NASA has published an impressive snap of the recent eruption of the Sarychev Peak volcano, captured by the crew of the International Space Station:
The volcano, which lies in the Kuril Island chain northeast of Japan, blew its top on 12 June, an event captured during a "fortuitous orbit" of the ISS. NASA explains that the picture is of particular interest to vulcanologists because it show "several phenomena that occur during the earliest stages of an explosive volcanic eruption".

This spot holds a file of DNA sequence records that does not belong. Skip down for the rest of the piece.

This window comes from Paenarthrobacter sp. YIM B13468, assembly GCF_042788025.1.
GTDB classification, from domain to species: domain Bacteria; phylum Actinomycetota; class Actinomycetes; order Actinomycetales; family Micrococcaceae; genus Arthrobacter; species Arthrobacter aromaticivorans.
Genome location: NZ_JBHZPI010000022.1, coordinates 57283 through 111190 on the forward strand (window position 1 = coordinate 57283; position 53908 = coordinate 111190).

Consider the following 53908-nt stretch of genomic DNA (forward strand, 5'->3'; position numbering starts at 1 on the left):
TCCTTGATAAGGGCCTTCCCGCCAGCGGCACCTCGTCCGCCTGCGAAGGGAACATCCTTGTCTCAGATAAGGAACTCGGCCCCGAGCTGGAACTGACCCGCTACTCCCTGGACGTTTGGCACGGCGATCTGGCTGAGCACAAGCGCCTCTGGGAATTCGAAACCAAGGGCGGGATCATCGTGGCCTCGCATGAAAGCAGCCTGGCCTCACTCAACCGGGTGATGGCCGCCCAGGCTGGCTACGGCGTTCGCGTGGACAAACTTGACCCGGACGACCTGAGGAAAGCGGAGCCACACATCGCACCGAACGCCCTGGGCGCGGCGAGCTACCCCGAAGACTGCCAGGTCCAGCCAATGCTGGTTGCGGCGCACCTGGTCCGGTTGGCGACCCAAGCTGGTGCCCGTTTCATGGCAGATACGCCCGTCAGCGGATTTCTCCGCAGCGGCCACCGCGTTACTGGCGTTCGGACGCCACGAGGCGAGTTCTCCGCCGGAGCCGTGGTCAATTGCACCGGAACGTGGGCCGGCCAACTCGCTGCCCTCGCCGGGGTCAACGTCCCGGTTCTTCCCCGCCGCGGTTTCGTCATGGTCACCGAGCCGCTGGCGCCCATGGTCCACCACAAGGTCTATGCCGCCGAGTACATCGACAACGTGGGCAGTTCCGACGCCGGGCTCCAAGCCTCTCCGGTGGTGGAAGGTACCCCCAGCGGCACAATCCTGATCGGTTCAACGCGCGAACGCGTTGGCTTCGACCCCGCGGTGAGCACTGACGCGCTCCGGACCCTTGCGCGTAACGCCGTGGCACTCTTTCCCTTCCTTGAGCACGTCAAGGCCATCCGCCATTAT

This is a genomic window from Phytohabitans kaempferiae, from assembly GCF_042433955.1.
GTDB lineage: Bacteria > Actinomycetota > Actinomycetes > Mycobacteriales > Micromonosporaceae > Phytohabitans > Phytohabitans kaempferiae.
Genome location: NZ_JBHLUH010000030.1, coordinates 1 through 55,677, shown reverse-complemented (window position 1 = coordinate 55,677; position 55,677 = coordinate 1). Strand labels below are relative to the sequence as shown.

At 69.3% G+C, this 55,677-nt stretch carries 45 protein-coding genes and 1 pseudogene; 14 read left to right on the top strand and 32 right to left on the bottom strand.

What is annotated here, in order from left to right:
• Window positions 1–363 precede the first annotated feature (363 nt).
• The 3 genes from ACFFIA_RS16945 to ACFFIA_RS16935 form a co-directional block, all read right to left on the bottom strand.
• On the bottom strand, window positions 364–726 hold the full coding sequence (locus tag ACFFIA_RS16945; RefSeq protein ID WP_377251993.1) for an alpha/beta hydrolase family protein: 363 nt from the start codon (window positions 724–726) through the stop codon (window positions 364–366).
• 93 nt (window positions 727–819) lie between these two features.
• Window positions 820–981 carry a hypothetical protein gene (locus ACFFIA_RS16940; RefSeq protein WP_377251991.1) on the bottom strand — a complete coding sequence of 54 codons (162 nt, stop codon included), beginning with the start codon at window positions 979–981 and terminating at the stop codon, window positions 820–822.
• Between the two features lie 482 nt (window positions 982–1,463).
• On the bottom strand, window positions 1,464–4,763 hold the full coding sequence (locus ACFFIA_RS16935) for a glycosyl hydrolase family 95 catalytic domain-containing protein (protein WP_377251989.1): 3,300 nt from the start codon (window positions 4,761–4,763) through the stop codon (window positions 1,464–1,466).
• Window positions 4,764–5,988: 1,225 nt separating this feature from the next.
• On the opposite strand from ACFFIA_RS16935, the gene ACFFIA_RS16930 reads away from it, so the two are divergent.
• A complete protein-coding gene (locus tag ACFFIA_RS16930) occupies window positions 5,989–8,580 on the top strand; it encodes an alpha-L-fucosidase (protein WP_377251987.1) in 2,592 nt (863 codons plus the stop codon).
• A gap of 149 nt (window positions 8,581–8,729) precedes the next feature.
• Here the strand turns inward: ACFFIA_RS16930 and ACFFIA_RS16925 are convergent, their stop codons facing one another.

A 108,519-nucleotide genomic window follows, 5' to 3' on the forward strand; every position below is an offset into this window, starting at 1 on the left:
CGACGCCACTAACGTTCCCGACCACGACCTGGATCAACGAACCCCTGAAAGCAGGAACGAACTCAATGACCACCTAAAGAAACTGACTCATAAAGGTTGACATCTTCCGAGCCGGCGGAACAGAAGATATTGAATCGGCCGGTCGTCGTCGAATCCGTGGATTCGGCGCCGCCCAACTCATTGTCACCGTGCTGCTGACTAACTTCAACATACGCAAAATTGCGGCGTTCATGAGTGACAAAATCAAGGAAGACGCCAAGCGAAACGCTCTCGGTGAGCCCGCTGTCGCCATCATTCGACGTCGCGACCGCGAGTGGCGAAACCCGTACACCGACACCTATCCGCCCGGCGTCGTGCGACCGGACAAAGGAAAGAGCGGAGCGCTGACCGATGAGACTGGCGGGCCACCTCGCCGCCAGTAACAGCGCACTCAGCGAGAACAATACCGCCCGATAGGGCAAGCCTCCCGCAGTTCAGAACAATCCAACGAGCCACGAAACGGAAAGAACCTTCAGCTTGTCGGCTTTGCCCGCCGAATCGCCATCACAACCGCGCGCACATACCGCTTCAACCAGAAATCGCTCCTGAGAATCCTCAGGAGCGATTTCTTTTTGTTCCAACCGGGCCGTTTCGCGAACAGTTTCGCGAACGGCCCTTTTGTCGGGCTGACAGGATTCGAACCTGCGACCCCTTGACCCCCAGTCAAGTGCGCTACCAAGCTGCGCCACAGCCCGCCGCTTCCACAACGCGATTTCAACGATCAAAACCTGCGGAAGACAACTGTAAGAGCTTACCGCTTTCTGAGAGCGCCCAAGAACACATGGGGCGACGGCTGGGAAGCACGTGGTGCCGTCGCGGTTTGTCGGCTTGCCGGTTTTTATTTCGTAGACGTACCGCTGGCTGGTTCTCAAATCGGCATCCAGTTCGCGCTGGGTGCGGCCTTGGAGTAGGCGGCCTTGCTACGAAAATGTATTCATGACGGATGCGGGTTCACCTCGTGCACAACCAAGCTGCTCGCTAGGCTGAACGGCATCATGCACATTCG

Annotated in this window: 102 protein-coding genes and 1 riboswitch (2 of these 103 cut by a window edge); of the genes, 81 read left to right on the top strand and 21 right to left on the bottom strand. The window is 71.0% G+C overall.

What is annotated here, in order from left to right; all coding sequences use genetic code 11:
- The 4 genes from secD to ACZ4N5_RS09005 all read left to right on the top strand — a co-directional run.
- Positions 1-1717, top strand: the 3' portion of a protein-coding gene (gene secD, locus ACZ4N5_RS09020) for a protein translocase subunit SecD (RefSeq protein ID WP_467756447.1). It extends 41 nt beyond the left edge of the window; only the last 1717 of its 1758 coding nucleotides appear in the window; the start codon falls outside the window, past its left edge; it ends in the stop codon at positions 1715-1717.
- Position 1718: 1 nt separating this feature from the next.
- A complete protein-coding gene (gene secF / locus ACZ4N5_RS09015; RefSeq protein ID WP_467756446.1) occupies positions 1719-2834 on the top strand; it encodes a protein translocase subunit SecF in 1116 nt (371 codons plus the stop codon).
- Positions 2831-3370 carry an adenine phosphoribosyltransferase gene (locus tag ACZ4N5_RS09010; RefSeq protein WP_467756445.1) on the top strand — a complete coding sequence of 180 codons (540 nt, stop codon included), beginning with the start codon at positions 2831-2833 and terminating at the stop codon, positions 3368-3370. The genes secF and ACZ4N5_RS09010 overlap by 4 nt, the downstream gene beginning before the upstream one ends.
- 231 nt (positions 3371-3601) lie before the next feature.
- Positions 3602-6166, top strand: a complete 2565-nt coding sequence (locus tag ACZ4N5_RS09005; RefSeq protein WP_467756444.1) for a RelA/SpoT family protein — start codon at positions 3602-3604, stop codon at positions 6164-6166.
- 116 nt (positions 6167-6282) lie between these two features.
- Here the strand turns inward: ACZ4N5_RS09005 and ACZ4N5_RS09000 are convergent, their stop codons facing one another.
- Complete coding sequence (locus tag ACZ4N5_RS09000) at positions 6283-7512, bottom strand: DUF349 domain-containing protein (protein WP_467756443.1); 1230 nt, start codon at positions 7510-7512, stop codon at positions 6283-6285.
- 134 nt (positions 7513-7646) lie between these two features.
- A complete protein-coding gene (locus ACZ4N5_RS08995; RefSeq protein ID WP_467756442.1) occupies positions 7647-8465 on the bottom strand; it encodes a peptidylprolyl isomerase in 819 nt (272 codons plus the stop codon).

These include the main plume, which "appears to be a combination of brown ash and white steam" and a clear circle in the "cloud deck" - either caused by "the shockwave from the eruption or from sinking air around the eruption plume".
Also on show is what's probably pyroclastic flow, which "appears to be hugging the ground, descending from the volcano summit".
The image was taken on a Nikon D2XS sporting a 400 mm lens, NASA notes. It has been "cropped and enhanced to improve contrast" and lens artefacts removed. ®
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